Israeli raids kill 548 Palestinians in past 24 hours, death toll tops 10,328
Israeli air strikes killed 548 Palestinians in the past 24 hours, the Palestinian health ministry said on Tuesday afternoon.
This takes the death toll to 10,328 people killed since 7 October, including 4,237 children, 2,719 women and 631 elderly people. At least 25,956 people have been wounded.
Around 2,450 people are still missing in Gaza, including 1,350 children. The vast majority of these people are believed to be dead and buried under rubble.
Additionally, Israeli forces and settlers have killed at least 161 Palestinians in the West Bank in the same period – a sharp rise from the monthly death toll in the occupied territory.
According to the health ministry, the October deaths take the total number of Palestinians killed this year in the West Bank to over 371.
El-Sisi meets CIA chief, calls for Gaza ceasefire
All bakeries in northern Gaza out of service: Officials
Some doctors performing operations without anesthesia in Gaza: World Health Organization
Some doctors in Gaza have been performing operations, including amputations, without anesthesia, a World Health Organization spokesperson announced Tuesday.
“Nothing justifies the horror being endured by civilians in Gaza,” WHO spokesperson Christian Lindmeier said Tuesday during a press briefing in Geneva, Switzerland, stressing their “desperate need for water, fuel, food and safe access to health care to survive”.
Lindmeier reiterated the United Nation’s calls for “unhindered, safe and secure access” for some 500 trucks of aid a day — not only across the border but also “all the way through to the patients in the hospitals,” where surgeries including amputations were being performed without anesthesia.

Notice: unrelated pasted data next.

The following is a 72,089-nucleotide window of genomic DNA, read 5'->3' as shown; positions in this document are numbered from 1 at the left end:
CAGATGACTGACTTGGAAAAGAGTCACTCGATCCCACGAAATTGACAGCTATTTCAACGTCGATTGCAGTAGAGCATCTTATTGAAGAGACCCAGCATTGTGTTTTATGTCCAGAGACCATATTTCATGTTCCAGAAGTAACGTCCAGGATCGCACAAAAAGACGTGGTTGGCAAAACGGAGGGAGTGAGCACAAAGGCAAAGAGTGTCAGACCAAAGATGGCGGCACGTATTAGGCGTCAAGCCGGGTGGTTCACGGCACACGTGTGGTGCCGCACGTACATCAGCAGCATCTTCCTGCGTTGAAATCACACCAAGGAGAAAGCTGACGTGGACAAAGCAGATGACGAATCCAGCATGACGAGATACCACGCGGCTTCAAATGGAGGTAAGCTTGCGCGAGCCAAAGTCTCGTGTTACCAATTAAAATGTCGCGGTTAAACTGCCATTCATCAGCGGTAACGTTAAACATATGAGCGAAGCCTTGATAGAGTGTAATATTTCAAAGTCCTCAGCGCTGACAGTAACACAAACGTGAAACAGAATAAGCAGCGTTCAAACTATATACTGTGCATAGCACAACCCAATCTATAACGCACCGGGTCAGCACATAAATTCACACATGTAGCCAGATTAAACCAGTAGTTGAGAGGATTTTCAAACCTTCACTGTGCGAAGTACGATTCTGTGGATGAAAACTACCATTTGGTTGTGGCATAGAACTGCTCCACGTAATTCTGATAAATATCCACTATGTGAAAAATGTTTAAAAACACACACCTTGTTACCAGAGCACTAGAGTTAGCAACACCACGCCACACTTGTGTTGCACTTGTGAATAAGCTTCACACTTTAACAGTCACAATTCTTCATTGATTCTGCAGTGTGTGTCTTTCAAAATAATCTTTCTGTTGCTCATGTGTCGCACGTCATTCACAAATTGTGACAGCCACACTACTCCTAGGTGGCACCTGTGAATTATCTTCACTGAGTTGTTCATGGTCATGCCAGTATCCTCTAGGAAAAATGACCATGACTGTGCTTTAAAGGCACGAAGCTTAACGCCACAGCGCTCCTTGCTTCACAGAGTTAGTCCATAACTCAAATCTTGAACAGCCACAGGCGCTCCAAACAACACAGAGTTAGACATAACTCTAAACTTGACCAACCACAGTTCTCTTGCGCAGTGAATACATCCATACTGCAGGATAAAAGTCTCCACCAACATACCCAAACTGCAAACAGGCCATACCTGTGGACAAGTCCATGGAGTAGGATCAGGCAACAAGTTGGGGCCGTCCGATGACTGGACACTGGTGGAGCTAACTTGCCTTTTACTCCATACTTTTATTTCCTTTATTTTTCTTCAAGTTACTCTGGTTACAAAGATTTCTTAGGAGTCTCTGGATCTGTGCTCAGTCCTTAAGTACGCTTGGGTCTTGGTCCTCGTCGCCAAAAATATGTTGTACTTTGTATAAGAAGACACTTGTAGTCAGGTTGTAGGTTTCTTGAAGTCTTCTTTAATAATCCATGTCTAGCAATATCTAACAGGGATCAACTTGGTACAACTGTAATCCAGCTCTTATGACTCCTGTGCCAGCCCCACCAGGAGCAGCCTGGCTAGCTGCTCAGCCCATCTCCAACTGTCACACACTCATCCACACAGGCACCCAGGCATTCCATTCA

The level of death and suffering is “hard to fathom”, he added.
Lindmeier also stated that 16 health care workers have been killed while on duty, stressing that any attacks on health care are forbidden by international humanitarian law.
Gaza journalist death toll climbs to 48
The number of journalists killed in Gaza by Israel has surpassed 48, Palestinian officials in Gaza said on Tuesday.
The Committee to Protect Journalists (CPJ) previously announced the violence since 7 October has been the deadliest for journalists covering conflict since they began documenting journalist fatalities in 1992.
More than 500 aid trucks have entered Gaza since October 21: UN humanitarian office
At least 569 aid trucks have entered Gaza since October 21, the United Nations humanitarian office (OCHA) said in its regular update Tuesday.
Some 93 trucks primarily carrying food items, medicines, health supplies, bottled water and hygiene products crossed from Egypt into Gaza on Monday, OCHA announced.
Prior to the start of the hostilities an average of 500 truckloads entered Gaza every working day, it noted.
OCHA stressed that the entry of fuel is “desperately needed” to operate electricity generators to run life-saving equipment, but remains banned by the Israeli authorities.
“Gaza remains under a full electricity blackout since 11 October, following Israel’s halt of its power and fuel supply, which triggered the shutdown of Gaza’s sole power plant,” OCHA added.
A spokeswoman for the International Red Cross has said aid that entered Gaza over the last month is equivalent to what used to enter the besieged trip in a single day before the war,
Speaking to Al Jazeera on Tuesday, Suhair Zakkout urged an immediate ceasefire and said there was “no justification for bombing hospitals”.